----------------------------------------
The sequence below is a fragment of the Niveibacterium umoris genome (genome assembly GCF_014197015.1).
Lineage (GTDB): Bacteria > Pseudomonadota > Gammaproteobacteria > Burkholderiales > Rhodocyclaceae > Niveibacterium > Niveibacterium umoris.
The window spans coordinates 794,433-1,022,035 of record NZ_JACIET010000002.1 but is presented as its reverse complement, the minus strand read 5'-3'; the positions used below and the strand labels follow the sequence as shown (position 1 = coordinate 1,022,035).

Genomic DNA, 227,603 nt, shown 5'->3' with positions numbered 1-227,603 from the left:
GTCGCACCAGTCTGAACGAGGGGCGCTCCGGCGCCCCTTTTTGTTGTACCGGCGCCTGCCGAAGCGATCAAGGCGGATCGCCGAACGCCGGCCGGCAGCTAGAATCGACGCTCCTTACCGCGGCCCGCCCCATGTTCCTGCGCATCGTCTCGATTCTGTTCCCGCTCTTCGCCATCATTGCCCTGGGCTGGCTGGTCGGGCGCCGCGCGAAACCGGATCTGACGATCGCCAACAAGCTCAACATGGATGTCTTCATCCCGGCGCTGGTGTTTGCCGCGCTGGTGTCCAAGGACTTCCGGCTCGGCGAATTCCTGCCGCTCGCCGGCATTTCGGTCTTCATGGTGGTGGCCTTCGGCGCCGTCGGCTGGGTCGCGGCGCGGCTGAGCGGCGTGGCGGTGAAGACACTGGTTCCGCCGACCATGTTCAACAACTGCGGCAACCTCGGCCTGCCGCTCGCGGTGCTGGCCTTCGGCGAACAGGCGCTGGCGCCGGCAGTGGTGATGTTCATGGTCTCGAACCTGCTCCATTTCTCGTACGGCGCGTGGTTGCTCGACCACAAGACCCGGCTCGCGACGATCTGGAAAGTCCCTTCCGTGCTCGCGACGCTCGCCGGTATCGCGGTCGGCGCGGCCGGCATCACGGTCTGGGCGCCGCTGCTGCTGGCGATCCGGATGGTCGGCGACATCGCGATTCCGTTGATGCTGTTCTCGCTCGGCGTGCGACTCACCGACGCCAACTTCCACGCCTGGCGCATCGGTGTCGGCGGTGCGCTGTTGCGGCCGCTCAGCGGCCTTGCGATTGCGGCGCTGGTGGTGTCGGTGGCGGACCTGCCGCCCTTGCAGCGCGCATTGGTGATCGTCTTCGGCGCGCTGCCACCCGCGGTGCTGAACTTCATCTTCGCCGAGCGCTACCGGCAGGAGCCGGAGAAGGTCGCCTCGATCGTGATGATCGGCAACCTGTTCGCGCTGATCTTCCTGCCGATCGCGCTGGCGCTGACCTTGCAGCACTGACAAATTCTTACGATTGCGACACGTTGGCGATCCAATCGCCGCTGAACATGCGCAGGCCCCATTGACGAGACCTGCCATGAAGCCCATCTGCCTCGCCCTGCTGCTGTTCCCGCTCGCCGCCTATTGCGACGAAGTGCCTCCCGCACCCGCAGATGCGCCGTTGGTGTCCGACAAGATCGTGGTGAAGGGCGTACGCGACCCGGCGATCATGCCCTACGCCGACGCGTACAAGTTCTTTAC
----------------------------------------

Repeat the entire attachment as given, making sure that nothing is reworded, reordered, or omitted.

The sequence below is a fragment of the Niveibacterium umoris genome (genome assembly GCF_014197015.1).
Lineage (GTDB): Bacteria > Pseudomonadota > Gammaproteobacteria > Burkholderiales > Rhodocyclaceae > Niveibacterium > Niveibacterium umoris.
The window spans coordinates 794,433-1,022,035 of record NZ_JACIET010000002.1 but is presented as its reverse complement, the minus strand read 5'-3'; the positions used below and the strand labels follow the sequence as shown (position 1 = coordinate 1,022,035).

Genomic DNA, 227,603 nt, shown 5'->3' with positions numbered 1-227,603 from the left:
GTCGCACCAGTCTGAACGAGGGGCGCTCCGGCGCCCCTTTTTGTTGTACCGGCGCCTGCCGAAGCGATCAAGGCGGATCGCCGAACGCCGGCCGGCAGCTAGAATCGACGCTCCTTACCGCGGCCCGCCCCATGTTCCTGCGCATCGTCTCGATTCTGTTCCCGCTCTTCGCCATCATTGCCCTGGGCTGGCTGGTCGGGCGCCGCGCGAAACCGGATCTGACGATCGCCAACAAGCTCAACATGGATGTCTTCATCCCGGCGCTGGTGTTTGCCGCGCTGGTGTCCAAGGACTTCCGGCTCGGCGAATTCCTGCCGCTCGCCGGCATTTCGGTCTTCATGGTGGTGGCCTTCGGCGCCGTCGGCTGGGTCGCGGCGCGGCTGAGCGGCGTGGCGGTGAAGACACTGGTTCCGCCGACCATGTTCAACAACTGCGGCAACCTCGGCCTGCCGCTCGCGGTGCTGGCCTTCGGCGAACAGGCGCTGGCGCCGGCAGTGGTGATGTTCATGGTCTCGAACCTGCTCCATTTCTCGTACGGCGCGTGGTTGCTCGACCACAAGACCCGGCTCGCGACGATCTGGAAAGTCCCTTCCGTGCTCGCGACGCTCGCCGGTATCGCGGTCGGCGCGGCCGGCATCACGGTCTGGGCGCCGCTGCTGCTGGCGATCCGGATGGTCGGCGACATCGCGATTCCGTTGATGCTGTTCTCGCTCGGCGTGCGACTCACCGACGCCAACTTCCACGCCTGGCGCATCGGTGTCGGCGGTGCGCTGTTGCGGCCGCTCAGCGGCCTTGCGATTGCGGCGCTGGTGGTGTCGGTGGCGGACCTGCCGCCCTTGCAGCGCGCATTGGTGATCGTCTTCGGCGCGCTGCCACCCGCGGTGCTGAACTTCATCTTCGCCGAGCGCTACCGGCAGGAGCCGGAGAAGGTCGCCTCGATCGTGATGATCGGCAACCTGTTCGCGCTGATCTTCCTGCCGATCGCGCTGGCGCTGACCTTGCAGCACTGACAAATTCTTACGATTGCGACACGTTGGCGATCCAATCGCCGCTGAACATGCGCAGGCCCCATTGACGAGACCTGCCATGAAGCCCATCTGCCTCGCCCTGCTGCTGTTCCCGCTCGCCGCCTATTGCGACGAAGTGCCTCCCGCACCCGCAGATGCGCCGTTGGTGTCCGACAAGATCGTGGTGAAGGGCGTACGCGACCCGGCGATCATGCCCTACGCCGACGCGTACAAGTTCTTTAC